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Moms of Toddlers, You Need to Bounce Your Baked Goods: An Ode to the Muffin Top

A Rap Ode To The Muffin TopNo matter how many crunches you do, that bulge doesn’t go away. Even if we’ve lost the baby weight.

Beneath the Spanks, the self-loathing and the shame exists a little mound (some bigger than others, yes) of soft, squishy muffin-top-ness that marks the stretchy path of pregnancy. We’re told we can work it off and that we can have our bodies back. Or maybe even a better, new rockin’ bod than what we possessed before!

But then, somewhere down the road, usually during the toddler years, many of us are faced with a body that just isn’t ever going to be the same, and we (hopefully) start to see the scars, the marks and the muffin tops as signs of being a warrior.

It’s an amazing, physical testament to the miracle that is growing and birthing new life.

You guys? These muffin tops are a real b*tch.

Not so much in their appearance, but in everything they represent when it comes to what we aren’t “supposed” to be and what we’re not “supposed to look like.”

I’m happy to report that more and more mothers — mothers who are still WOMEN – are becoming increasingly comfortable with all the stripes of motherhood their new bodies bear. Because that is precisely what it’s all about — nothing is ever going to be the same after having kids. Our bodies, our brains, our everything is forever changed, and it all goes along much more happily if we can learn to accept that instead of continually trying to make our bodies and our brains go back to the way they used to be.

Essentially, muffin tops are the new black. But don’t take my word for it. Watch Erin Keaney (below) bust out her lyrical genius, using humor to convey an undeniable message and the underlying truths that should speak to us all — truths I could do well to remember a little more often.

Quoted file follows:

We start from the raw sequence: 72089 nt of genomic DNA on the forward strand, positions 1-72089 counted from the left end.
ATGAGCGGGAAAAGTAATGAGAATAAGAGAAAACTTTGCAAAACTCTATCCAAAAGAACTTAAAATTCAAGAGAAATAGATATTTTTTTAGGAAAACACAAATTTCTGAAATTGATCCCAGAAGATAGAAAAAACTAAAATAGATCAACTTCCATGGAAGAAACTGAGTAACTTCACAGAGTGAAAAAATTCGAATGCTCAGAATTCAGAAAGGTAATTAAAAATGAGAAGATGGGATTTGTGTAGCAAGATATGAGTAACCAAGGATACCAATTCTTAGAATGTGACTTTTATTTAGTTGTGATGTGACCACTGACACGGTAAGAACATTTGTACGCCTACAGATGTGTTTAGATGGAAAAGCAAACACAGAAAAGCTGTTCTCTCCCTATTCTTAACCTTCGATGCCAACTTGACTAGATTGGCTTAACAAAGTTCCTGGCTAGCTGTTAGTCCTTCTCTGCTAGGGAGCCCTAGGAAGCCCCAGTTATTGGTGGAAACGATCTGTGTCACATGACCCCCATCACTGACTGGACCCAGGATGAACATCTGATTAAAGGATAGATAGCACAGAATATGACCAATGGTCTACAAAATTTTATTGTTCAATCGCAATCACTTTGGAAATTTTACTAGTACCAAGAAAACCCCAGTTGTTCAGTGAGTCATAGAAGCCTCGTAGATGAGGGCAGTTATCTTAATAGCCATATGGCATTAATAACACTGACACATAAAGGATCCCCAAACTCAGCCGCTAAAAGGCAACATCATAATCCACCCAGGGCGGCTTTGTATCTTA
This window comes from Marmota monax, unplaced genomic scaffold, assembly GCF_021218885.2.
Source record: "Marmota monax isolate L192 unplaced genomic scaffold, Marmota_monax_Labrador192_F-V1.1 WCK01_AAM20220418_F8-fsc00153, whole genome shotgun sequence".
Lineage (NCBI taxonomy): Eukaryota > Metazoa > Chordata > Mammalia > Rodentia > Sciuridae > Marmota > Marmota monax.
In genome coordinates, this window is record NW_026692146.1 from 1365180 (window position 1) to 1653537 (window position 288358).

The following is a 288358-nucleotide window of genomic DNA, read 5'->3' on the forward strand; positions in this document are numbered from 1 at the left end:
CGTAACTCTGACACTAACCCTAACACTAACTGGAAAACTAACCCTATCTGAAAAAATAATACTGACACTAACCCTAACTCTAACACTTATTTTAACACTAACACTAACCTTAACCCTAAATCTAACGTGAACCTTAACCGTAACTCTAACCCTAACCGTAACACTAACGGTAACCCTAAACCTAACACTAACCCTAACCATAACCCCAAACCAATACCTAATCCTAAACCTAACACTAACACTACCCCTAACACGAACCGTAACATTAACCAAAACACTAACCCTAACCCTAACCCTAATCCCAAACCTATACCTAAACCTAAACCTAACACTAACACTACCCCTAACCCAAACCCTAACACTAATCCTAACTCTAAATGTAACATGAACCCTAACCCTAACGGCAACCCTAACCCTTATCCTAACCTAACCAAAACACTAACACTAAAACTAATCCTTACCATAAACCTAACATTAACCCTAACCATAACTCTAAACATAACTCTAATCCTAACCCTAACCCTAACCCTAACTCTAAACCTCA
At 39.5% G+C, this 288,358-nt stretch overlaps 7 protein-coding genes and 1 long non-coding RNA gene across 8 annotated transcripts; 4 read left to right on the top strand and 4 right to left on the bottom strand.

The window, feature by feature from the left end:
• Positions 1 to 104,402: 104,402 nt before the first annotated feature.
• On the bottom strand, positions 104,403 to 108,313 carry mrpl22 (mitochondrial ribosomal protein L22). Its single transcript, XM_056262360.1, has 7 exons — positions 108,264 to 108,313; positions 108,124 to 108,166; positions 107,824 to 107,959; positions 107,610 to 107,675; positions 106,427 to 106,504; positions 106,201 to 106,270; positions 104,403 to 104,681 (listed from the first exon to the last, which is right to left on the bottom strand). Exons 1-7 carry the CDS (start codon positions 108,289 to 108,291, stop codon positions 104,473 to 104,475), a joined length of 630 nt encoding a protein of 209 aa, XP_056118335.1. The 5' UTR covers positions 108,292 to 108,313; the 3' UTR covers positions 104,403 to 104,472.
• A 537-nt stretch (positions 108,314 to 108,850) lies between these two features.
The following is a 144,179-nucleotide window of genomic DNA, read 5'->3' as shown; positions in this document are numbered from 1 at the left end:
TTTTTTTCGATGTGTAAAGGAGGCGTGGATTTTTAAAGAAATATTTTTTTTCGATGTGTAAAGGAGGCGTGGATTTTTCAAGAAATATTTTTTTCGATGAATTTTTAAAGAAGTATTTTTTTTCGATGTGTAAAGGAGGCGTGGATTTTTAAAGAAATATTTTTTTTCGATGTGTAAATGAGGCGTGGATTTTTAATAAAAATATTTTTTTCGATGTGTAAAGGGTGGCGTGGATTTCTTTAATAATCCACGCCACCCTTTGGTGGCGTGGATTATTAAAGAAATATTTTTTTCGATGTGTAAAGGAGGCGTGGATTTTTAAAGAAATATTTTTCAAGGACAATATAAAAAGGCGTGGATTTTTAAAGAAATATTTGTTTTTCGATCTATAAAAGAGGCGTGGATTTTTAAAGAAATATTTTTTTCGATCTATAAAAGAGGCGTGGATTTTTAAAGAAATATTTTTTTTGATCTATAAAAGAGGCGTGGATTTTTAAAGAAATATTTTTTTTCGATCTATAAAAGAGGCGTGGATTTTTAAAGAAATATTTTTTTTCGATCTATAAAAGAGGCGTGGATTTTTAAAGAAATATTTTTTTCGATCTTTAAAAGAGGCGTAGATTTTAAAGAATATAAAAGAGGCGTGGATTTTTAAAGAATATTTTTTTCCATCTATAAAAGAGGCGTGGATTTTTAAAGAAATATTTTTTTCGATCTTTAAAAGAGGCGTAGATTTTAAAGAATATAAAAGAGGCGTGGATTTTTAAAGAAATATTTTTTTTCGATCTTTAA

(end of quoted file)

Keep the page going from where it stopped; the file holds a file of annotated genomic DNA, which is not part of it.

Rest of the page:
Moms, please join me in repeating after Keaney: 

“The next time you wave your hands in the air,
Don’t be shy, let it fly, there’s no need to be scared
Your muffin top just wants to come out
There’s nothing wrong, sing this song, then start to shout

Bounce, carbohydrate, bounce
My muffin top
Bounce, carbohydrate, bounce”

As Today Moms notes:

A TODAY/AOL survey of 2,000 adults and 200 teens found that 60 percent of women think negative thoughts about their bodies regularly, and 57 percent of moms worry about passing on their body image issues to their children. And Keaney is right, girls do notice those impossibly flat tummies on the supermarket tabloids: 80 percent of teen girls say (they) compare themselves to celebrity images.”

We all know this without even looking at the stats. I know my toddler daughter watches me get dressed, watches how I look at myself in the mirror and soaks up every little and big thing that I do and say. (So, I tell myself I’m beautiful in the mirror, especially when she’s watching. I do silly and self-directed things about loving my body, and sometimes we do it together.) You bet I don’t want to pass on unhealthy, body and food-related obsessions and unrealistic expectations. While I may want her to have a strong knowledge base about healthy food and a natural (perhaps learned) desire to be physically fit and strong… above all else I want her to love herself and focus on her emotional and mental well-being.

But first, I have to actively want that for myself.

Essentially, I do. The work is constant and life-long. And sometimes I waiver. (Don’t we all?)

I will admit that the more women who come forward, like Keaney, in these creative, humorous and thought-provoking ways, the more comfortable I become in my own skin.

I feel like I’m part of a growing tribe — a new generation of BEAUTIFUL moms, all shapes and sizes, who do and say things that our mothers fought for us to say, who aren’t holding in their stomachs to match the expectation of their generation and so many generations before.

Without further adieu… fellow mom-tribe, EMBRACE THY MOTHERLOAD!

Top Image via: YouTube

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More Babbles From Selena…

Selena is a crafty, culinary mom. Regular writer here and on Disney Baby. Part-time mischief maker, all-time geek.  Elsewhere on the Internets… via her humble beginnings, mastering in general mayhem: le petit rêve

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